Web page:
“As the state prison population comes close to exceeding a court-mandated limit, the California Department of Corrections and Rehabilitation is pursuing new regulations that aim to get more inmates paroled more quickly over time,” the Sacramento Bee reported. “The proposed rules, originating from voter approval of Proposition 57 in November and unveiled [March 24], would allow ‘nonviolent’ felons to first seek parole at the conclusion of the base term for their primary offense, before serving additional time for other charges and enhancements that can add years to their sentence.”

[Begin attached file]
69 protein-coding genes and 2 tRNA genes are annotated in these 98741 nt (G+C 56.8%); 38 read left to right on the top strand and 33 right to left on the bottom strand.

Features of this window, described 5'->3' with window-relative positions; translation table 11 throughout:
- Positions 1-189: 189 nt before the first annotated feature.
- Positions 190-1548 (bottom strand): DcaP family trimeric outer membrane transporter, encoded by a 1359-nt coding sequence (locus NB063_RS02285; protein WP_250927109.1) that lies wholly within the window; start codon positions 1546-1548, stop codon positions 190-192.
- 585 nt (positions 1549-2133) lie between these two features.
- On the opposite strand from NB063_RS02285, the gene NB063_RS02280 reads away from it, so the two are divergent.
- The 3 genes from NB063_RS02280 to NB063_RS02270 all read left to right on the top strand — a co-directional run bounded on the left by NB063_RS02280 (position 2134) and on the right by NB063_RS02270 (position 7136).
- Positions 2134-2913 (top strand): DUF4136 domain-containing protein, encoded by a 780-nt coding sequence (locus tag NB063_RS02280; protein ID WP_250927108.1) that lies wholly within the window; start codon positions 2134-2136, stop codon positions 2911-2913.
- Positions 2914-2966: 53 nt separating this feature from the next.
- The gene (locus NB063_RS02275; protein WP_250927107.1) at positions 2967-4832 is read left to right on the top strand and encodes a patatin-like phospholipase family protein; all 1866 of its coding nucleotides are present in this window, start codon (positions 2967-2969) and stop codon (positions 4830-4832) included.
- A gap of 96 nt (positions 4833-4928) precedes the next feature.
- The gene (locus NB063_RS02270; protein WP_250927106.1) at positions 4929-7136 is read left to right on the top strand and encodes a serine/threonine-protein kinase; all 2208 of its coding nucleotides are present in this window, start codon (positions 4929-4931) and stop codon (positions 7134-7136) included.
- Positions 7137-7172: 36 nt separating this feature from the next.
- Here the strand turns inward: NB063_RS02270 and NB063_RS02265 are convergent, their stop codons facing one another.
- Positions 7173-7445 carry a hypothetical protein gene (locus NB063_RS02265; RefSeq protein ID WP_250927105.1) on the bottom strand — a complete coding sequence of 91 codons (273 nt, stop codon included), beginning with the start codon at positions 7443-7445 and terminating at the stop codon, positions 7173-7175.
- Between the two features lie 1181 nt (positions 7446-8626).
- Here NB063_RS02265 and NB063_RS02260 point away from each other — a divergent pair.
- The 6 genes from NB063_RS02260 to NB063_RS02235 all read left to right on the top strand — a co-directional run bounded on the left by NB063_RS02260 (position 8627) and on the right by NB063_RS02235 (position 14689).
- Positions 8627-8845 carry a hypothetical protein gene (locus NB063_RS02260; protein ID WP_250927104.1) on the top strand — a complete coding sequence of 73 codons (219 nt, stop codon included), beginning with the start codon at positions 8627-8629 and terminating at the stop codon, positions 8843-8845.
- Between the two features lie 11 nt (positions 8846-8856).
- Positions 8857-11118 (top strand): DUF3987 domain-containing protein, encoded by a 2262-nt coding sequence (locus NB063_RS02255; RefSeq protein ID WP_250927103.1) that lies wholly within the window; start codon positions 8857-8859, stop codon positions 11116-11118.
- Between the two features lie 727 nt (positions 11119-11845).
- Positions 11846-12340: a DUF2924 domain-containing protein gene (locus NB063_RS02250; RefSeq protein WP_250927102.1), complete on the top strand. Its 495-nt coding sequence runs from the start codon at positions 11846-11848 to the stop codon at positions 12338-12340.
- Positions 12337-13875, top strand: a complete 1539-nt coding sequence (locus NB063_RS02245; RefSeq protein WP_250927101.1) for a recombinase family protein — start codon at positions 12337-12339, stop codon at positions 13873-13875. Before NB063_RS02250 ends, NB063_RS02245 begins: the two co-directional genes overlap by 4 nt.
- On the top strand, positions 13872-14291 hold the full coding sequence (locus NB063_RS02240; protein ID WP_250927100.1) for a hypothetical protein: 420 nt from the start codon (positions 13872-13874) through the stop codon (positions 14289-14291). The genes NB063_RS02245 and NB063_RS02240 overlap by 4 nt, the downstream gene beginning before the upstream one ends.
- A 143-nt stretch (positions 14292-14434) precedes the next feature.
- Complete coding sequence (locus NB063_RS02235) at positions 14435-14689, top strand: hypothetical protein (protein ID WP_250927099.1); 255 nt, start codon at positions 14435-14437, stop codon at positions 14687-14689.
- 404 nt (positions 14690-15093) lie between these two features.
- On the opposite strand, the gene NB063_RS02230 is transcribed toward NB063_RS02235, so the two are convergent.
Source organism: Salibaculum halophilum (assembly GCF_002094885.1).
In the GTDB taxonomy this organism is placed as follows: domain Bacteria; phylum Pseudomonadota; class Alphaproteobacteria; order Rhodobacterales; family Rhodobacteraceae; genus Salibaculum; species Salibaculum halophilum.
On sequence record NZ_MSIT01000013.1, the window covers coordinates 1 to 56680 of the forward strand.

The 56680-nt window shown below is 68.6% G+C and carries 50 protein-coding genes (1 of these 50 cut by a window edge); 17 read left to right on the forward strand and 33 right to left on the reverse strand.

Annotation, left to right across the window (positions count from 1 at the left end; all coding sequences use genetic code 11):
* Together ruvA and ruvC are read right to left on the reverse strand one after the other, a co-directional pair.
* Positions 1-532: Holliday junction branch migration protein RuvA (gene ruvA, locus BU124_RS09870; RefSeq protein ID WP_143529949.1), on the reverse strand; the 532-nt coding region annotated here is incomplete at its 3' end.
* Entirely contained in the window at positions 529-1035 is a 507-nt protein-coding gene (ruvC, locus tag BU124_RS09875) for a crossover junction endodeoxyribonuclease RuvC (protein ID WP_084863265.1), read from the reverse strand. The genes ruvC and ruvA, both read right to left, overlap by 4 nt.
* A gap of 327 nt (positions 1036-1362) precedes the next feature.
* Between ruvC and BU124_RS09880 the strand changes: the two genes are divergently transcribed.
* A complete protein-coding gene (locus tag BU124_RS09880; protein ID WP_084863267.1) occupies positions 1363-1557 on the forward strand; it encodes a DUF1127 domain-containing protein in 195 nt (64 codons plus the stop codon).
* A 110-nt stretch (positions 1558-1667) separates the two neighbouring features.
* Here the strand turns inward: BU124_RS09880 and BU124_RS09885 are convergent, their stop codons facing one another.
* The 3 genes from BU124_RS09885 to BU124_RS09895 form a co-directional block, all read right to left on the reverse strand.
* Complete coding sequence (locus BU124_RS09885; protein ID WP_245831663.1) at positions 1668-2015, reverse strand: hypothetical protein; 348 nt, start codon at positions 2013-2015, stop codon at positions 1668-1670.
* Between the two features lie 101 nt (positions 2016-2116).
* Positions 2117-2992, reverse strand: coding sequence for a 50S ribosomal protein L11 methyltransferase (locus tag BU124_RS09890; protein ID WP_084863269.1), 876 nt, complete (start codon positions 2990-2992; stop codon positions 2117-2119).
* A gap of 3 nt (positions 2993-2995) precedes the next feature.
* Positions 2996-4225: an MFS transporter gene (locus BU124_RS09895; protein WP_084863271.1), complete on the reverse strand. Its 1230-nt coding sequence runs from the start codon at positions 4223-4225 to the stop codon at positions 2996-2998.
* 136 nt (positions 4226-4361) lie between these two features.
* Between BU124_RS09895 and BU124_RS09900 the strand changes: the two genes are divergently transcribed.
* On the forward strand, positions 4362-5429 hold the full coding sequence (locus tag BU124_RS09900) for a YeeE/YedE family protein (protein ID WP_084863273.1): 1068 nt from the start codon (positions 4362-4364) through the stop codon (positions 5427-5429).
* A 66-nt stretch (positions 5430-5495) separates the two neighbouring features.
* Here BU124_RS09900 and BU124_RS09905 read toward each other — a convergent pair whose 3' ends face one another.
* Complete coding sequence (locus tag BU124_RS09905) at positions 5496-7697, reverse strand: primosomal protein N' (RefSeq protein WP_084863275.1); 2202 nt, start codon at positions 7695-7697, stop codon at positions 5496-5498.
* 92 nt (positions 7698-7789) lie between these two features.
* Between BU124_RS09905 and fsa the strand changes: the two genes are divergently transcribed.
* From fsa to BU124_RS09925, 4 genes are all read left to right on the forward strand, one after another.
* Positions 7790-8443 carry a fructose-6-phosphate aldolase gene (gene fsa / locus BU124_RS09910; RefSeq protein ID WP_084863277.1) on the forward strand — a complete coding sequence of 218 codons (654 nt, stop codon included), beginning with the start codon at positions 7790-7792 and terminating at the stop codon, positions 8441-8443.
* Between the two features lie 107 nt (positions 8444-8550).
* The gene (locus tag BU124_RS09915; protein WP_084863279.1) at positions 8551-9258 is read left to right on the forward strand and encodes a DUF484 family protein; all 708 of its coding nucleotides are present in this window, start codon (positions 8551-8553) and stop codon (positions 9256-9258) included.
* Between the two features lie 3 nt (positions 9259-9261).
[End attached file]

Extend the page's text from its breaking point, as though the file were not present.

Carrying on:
Police officers began making fewer arrests. The following year, the Los Angeles Police Department’s arrest numbers dipped even lower and continued to fall, dropping by 25% from 2013 to 2015. The statewide numbers are just as striking: Police recorded the lowest number of arrests in nearly 50 years, according to the California attorney general’s office, with about 1.1 million arrests in 2015 compared with 1.5 million in 2006.